This is the conclusion to 83 year old male CC: "Cardiac patient in distress". You may wish to check out the previous post for details about the patient's clinical presentation.
Let's take another look at the 12-lead ECG.
This ECG shows a regular narrow complex tachycardia at a rate of 170.
Could it be sinus tachycardia? One of the "rules of thumb" for the maximum sinus rate is 220 minus age. This patient is 83 years old. 220 – 83 = 137. Granted, this is just a rule of thumb so I'm sure expections exist but 170 is a good distance from 137.
I agree with some commenters that atrial fibrillation can appear regular at very fast heart rates. However, a trained eye can still pick up on some irregularity with rates < 200. You can also use calipers or fold the ECG paper in half and line up the R-waves to verify that the rhythm is regular.
In this case the rhythm is clearly regular which rules out atrial fibrillation but not 2:1 atrial flutter.
In lead V1 we can see atrial complexes (inverted or "retrograde" P-waves) after the QRS complex. We're narrowing in on the mechanism of this tachycardia. If we play the odds there's a good chance this is AV nodal reentrant tachycardia (AVNRT). However, it could still be 2:1 atrial flutter or the less common (but not uncommon) orthodromic AVRT.
You will recall that the paramedics documented "cannon waves" that corresponded to the heart rhythm. Some of you asked, "What are cannon waves?" Cannon waves are pulsations that are visible in the external jugular veins when the right atrium contracts against a closed AV valve.
Normally atrial systole is an end-diastolic event (the so-called "atrial kick"). When the P-waves follow the QRS complexes the pressure generated by ventricular systole have already forced the AV valves shut. Hence, the atria contract against closed AV valves and back pressure creates a visible "wave" or pulsation that is transmitted back up the superior vena-cava and to the external jugular veins.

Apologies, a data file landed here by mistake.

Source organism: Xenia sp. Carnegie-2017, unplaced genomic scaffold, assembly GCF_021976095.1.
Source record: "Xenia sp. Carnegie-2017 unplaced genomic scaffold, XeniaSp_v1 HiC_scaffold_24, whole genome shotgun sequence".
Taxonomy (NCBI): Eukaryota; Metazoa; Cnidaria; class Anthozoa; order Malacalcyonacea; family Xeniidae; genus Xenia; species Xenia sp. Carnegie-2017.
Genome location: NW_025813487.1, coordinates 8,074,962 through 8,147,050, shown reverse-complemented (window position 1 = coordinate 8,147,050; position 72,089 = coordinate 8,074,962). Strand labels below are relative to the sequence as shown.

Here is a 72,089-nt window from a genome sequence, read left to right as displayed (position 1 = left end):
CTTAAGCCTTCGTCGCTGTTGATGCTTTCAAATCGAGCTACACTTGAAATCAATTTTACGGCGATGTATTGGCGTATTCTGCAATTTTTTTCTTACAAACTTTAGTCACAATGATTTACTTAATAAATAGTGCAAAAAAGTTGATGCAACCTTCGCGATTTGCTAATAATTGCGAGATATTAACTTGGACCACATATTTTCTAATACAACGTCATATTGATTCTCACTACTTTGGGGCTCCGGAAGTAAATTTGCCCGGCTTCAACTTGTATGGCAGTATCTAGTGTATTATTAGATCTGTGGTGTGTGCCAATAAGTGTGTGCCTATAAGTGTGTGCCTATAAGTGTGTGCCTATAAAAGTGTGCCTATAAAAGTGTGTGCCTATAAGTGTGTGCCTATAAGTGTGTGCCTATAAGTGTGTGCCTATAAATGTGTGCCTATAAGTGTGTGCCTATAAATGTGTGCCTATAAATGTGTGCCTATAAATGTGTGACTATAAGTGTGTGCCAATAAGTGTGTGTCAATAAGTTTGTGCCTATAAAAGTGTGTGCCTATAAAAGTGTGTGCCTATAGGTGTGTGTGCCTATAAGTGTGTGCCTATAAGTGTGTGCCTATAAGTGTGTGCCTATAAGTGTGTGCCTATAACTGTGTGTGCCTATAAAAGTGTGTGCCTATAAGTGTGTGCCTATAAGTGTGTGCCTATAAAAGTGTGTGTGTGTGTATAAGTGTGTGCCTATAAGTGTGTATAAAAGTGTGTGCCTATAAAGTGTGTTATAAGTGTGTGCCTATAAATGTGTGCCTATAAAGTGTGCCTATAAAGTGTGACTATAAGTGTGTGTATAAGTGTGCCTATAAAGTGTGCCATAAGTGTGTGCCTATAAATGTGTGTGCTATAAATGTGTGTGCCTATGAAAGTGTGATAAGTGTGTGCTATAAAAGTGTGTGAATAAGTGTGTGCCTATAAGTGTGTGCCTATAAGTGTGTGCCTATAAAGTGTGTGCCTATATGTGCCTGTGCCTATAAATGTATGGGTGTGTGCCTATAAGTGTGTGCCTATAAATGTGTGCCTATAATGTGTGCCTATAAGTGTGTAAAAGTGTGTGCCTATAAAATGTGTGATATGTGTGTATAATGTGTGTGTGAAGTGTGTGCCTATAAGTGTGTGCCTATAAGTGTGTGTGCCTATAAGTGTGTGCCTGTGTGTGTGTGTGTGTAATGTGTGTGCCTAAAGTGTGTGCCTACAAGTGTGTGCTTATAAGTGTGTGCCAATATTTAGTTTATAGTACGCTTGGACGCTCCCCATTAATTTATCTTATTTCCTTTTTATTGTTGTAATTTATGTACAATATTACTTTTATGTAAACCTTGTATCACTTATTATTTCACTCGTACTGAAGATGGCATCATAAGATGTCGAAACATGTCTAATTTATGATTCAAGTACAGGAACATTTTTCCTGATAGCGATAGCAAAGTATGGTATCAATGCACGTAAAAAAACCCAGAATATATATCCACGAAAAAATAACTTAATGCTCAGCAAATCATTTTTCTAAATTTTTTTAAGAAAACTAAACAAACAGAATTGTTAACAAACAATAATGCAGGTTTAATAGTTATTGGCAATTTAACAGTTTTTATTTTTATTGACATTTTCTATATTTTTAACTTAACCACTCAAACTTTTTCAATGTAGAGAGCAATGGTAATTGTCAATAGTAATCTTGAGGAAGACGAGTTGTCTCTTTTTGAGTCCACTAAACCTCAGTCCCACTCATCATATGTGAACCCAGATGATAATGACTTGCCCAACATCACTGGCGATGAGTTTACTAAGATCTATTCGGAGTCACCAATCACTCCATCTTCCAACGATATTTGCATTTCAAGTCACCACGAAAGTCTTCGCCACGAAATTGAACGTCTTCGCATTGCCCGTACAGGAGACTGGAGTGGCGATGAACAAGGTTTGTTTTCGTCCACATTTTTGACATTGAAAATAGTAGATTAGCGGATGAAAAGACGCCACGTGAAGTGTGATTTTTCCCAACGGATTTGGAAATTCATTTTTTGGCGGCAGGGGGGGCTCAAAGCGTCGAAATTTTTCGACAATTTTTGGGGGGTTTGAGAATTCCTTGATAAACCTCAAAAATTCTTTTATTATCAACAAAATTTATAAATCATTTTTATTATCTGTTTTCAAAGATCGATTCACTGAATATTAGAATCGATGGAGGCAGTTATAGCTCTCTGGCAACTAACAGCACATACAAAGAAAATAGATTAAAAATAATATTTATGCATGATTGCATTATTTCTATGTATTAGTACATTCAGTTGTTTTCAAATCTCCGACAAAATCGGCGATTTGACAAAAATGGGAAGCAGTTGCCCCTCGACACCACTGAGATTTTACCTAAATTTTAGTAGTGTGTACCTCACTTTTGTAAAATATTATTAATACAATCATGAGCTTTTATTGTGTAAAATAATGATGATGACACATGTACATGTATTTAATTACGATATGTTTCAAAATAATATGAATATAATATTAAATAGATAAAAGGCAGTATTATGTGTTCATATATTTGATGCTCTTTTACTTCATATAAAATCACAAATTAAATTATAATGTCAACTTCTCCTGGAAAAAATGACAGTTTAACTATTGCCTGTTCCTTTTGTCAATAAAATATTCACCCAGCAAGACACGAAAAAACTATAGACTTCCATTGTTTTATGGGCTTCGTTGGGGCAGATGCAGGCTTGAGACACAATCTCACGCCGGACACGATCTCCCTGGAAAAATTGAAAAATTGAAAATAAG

Here's an example to give you an idea although this patient's external jugular veins are severely distended and the heart rate is much slower. For the current case study the patient's cannon waves were fast, regular and visible just above the clavicle on the right side.
Does determining the exact mechanism of the tachycardia matter in the field? No, because that's not possible. We don't have an EP lab. However, we can carefully document the arrhythmia before and after treatment on those occasions where the patient is not critically unstable!
The first thing the treating paramedics did was put this patient in a supine position and place him on oxygen which perked him up a little bit. Remember, BLS before ALS. I am aware of the controversy associated with placing a patient in Trendelenberg. However, I think we can all agree that lying flat is better than sitting or standing when you're hypotensive!
Vagal maneuvers were attempted (the patient was asked to "bear down" and blow into an empty syringe) with no effect to the tachycardia. An IV was started but unfortunately the only good peripheral access was a 20 G IV in the back of the left hand.
Many (perhaps most) lf you recommended synchronized cardioversion for this patient. I have no quarrel with that. However, I do know that it's easier to say than do when you have a conscious, talking patient in the back of the ambulance. It also helps if you carry the right drugs and don't have to play "mother may I" with online medical control.
In this case paramedics pushed the PRINT button and gave 6 mg of adenosine followed by a 5 ml "flush" of 0.9% NS. It took more than 30 seconds to have an effect (Clinical tip: always follow adenosine with a minimum of a 20 ml flush) but here's what happened. The next four strips are continuous.
With the conversion to sinus rhythm the patient felt much better.
Vital signs were re-assessed.
- RR: 18
- Pulse: 100
- NIBP: 138/81
- SpO2: 100
A post-conversion 12-lead ECG was captured.
The patient was transported to the hospital in a position of comfort.
No further information is available.